Other partnerships are with City Mission, Salvation Army, New Zealand Food Network and Nourished for Nil. Heffer notes that “the demand for food through the Covid situation is unfortunately higher than it’s ever been.” So far in 2021, Wattie’s has donated more than 3,600 tonnes of food to good causes.
Here in Hawke’s Bay, Nourished for Nil founder Christina McBeth says that Wattie’s has been a massive support since 2017.
“Wattie’s first donation was 80 pallets of pasta sauce that had been wrongly labelled. Since then they have been very generous, donating cancelled export orders, ageing stock and close to use-by-date product. We don’t question what they give us.”
Nourished for Nil has branches in Hastings, Napier, Flaxmere and Camberley. Pre-lockdown it was helping 450 people daily, rising by a third during lockdown to 600 per day.
McBeth says the relationship with Wattie’s has grown. “As we’ve gotten bigger, we can handle what they give us. We have the infrastructure to
manage a lot of product, and I think that means that they’re more likely to give to us again.
“We also have developed relationships with local management who love what we are doing and how we are helping the community,” concludes McBeth.
Innovating to the world
Wattie’s has aspirations of being a “test kitchen” for the Kraft Heinz group, says Heffer.
“The vast majority of Wattie’s innovation and new products reaching shelves in New Zealand supermarkets are developed locally, and there’s potential for these to be shared with the world.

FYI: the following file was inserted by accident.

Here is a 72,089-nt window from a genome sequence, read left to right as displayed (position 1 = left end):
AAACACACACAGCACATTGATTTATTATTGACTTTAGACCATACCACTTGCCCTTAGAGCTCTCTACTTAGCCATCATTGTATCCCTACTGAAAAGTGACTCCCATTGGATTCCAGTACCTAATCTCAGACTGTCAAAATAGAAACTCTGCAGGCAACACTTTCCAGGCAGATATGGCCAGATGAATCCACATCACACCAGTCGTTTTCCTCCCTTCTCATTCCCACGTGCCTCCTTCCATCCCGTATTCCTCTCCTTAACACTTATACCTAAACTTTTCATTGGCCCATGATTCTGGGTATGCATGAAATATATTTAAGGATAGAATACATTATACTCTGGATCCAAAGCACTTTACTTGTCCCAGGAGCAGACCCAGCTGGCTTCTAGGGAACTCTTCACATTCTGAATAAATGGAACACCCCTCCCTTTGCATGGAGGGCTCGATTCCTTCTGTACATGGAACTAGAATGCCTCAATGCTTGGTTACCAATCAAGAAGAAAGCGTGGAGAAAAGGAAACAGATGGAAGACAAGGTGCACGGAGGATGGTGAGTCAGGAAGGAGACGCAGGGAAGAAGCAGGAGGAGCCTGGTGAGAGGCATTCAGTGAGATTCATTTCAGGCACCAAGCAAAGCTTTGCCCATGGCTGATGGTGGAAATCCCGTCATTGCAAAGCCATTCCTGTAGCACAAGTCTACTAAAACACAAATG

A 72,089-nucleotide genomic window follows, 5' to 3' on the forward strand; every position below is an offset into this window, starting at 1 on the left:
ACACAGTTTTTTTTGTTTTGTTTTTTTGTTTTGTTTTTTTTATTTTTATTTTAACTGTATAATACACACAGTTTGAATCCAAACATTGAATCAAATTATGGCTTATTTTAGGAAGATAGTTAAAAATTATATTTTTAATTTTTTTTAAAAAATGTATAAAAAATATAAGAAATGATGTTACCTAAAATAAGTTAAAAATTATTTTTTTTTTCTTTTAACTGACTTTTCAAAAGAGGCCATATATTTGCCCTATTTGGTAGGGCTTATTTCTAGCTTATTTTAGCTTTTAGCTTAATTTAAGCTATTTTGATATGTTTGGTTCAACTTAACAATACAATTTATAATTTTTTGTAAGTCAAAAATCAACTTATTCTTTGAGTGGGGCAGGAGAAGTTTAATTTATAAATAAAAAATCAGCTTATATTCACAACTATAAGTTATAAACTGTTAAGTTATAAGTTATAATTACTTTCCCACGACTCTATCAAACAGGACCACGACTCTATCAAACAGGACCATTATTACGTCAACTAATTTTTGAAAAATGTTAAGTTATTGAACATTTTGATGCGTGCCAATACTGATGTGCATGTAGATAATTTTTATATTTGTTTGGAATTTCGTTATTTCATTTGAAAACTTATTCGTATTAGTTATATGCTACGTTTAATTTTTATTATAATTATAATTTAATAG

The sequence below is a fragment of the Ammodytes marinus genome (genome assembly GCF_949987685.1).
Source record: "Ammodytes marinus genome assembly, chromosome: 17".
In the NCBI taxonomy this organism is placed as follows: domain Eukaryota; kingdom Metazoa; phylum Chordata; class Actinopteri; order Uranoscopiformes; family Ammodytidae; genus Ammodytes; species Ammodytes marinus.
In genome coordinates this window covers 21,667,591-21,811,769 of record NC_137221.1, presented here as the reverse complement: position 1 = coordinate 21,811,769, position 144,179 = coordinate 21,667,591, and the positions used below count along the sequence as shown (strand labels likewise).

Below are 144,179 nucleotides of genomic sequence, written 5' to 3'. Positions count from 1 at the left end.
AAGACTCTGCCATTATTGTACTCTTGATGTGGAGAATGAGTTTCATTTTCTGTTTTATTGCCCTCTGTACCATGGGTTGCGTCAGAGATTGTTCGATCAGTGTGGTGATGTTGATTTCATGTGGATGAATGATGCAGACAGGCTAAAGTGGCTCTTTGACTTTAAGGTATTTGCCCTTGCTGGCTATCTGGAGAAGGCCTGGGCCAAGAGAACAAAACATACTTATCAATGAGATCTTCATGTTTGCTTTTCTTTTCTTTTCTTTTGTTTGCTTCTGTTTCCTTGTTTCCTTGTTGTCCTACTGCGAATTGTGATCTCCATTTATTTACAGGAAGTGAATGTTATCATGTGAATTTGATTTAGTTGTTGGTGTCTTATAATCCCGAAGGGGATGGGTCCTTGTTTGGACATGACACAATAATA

“Because of the number of categories we’re in, we’re in a really great place to innovate well. Kraft Heinz’s major markets are the UK, Canada and the US and New Zealand is a more progressive version (of these markets). It’s a brilliant place to innovate because our shoppers are quite progressive in their trends.
“We have a relatively vertically integrated operation in terms of the relationships with our growers, and we can be quite nimble. We can try things here that we can potentially launch overseas.”
Heffer cites Plant Proteinz, a soup product developed locally and launched last year, that reflects two growing food trends: plant-based and high protein diets. The new range is already in Aussie supermarkets and could go further. Likewise Heinz (Seriously) Good Mayonnaise and Aioli is a global brand that started in New Zealand.
Of (Seriously) Good, Heffer says: “It’s a stunning product that is now a massive brand in the UK and a really big brand in other markets.”